WiFi and the Raspberry Pi

NodeMCU – Lua Language

Lua is a lightweight programming language designed for scripting, with embeddability and extensibility as primary goals. Lua is cross-platform because it is written in the standard C language and has a relatively simple application programming interface (API).

NodeMCU has written a Lua interpreter for the ESP8266, which I load into the ESP8266. Note that the Adafruit Huzzah ESP8266 comes preloaded with NodeMCU, so you can skip this step if you have not overwritten it. A great tutorial on how to flash NodeMCU on your Raspberry Pi is available online [9] as well as the Adafruit tutorial [10]. You can also find the NodeMCU combined firmware online [11].

Web Server Code

Listing 4 shows the code needed to implement a web server using NodeMCU. I build a file called init.lua and copy the above code into the Huzzah using the command:

Listing 4

Web Server Code Using NodeMCU

01 wifi.setmode(wifi.STATION)
03 print(wifi.sta.getip())
04 led1 = 3
05 led2 = 4
06 gpio.mode(led1, gpio.OUTPUT)
07 gpio.mode(led2, gpio.OUTPUT)
08 srv=net.createServer(net.TCP)
09 srv:listen(80,function(conn)
10     conn:on("receive", function(client,request)
11         local buf = "";
12         local _, _, method, path, vars = string.find
             (request, "([A-Z]+)(.+)?(.+) HTTP");
13         if(method == nil)then
14             _, _, method, path = string.find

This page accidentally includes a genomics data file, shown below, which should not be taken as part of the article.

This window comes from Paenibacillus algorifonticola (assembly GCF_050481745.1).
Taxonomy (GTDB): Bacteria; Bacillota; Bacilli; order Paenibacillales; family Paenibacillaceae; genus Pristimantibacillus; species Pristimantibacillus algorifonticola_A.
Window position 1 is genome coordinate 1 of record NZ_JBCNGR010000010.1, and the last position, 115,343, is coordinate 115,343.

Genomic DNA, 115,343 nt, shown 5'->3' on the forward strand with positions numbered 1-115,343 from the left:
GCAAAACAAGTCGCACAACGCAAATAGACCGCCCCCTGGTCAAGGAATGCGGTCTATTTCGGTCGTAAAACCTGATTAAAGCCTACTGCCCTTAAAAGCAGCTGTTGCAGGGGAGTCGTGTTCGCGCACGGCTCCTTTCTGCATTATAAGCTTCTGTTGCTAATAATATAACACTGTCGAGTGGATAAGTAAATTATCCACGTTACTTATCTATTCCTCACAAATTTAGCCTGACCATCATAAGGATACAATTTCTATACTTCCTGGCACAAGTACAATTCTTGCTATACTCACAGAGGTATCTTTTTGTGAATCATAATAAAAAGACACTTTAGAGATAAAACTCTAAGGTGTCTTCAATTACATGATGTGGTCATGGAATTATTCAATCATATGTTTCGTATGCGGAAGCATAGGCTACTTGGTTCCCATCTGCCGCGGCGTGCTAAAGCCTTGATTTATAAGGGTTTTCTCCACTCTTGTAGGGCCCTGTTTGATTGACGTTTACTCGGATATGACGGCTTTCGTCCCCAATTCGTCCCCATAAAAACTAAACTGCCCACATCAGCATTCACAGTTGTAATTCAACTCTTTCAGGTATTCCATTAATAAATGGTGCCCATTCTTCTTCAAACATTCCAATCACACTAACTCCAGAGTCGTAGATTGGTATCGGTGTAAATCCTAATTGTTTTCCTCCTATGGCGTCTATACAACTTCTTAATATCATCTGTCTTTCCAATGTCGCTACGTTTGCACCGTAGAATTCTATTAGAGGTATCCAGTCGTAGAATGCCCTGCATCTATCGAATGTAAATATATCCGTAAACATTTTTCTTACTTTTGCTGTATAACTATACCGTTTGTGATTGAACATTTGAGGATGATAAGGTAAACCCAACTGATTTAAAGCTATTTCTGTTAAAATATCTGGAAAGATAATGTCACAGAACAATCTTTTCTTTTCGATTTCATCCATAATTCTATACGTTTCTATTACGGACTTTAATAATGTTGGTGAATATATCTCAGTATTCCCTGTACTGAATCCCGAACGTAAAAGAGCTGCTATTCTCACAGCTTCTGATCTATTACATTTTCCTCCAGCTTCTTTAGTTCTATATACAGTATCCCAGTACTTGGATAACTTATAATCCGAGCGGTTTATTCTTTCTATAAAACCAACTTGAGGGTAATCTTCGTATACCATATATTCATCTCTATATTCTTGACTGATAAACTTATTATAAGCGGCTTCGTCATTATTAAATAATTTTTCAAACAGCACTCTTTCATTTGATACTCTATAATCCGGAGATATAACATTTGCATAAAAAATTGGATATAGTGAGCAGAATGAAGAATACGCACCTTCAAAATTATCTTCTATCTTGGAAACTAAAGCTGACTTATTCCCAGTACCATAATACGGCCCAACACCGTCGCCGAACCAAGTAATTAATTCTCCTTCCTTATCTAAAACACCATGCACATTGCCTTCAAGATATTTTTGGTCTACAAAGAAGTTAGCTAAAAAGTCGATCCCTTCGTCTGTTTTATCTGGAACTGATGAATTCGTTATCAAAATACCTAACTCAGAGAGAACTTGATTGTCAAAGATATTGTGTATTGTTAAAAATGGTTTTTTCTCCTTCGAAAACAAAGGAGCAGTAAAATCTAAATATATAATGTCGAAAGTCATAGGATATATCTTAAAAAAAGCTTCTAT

(request, "([A-Z]+) (.+) HTTP");
15         end
16         local _GET = {}
17         if (vars ~= nil)then
18             for k, v in string.gmatch
                 (vars, "(%w+)=(%w+)&*") do
19                 _GET[k] = v
20             end
21         end
22         buf = buf.."<h1> ESP8266 Web Server</h1>";
23         buf = buf.."<p>GPIO0 <a href=\"?pin=ON1\
            "><button>ON</button></a>&nbsp;<a href=\
24         buf = buf.."<p>GPIO2 <a href=\"?pin=ON2\
            "><button>ON</button></a>&nbsp;<a href=\
25         local _on,_off = "",""
26         if(_GET.pin == "ON1")then
27               gpio.write(led1, gpio.HIGH);
28         elseif(_GET.pin == "OFF1")then
29               gpio.write(led1, gpio.LOW);
30         elseif(_GET.pin == "ON2")then
31               gpio.write(led2, gpio.HIGH);
32         elseif(_GET.pin == "OFF2")then
33               gpio.write(led2, gpio.LOW);
34         end
35         client:send(buf);
36         client:close();
37         collectgarbage();
38     end)
39 end)
sudo python luatool.py \
  --port /dev/ttyUSB0 --src init.lua \
  --dest init.lua --restart

You can download luatool.py online [12]. A list of statements shows that you have downloaded the init.lua file into the ESP8266 and that the program has started. Make sure you change the Network SSID and network password in the init.lua file to match your local WiFi.

Open the website using Chrome. I've had issues with Safari on my Mac, but Chrome works. Figure 5 shows the resulting web page. Hitting GPIO1 Off will turn on the red LED and hitting GPIO2 Off will turn on the blue LED on the ESP8266 (Figure 6).

Figure 5: Chrome web page served up from your own ESP8266.
Figure 6: ESP8266 with LEDs turned on.

Buy this article as PDF

Express-Checkout as PDF
Price $2.95
(incl. VAT)

Buy Raspberry Pi Geek

Get it on Google Play

US / Canada

Get it on Google Play

UK / Australia

Related content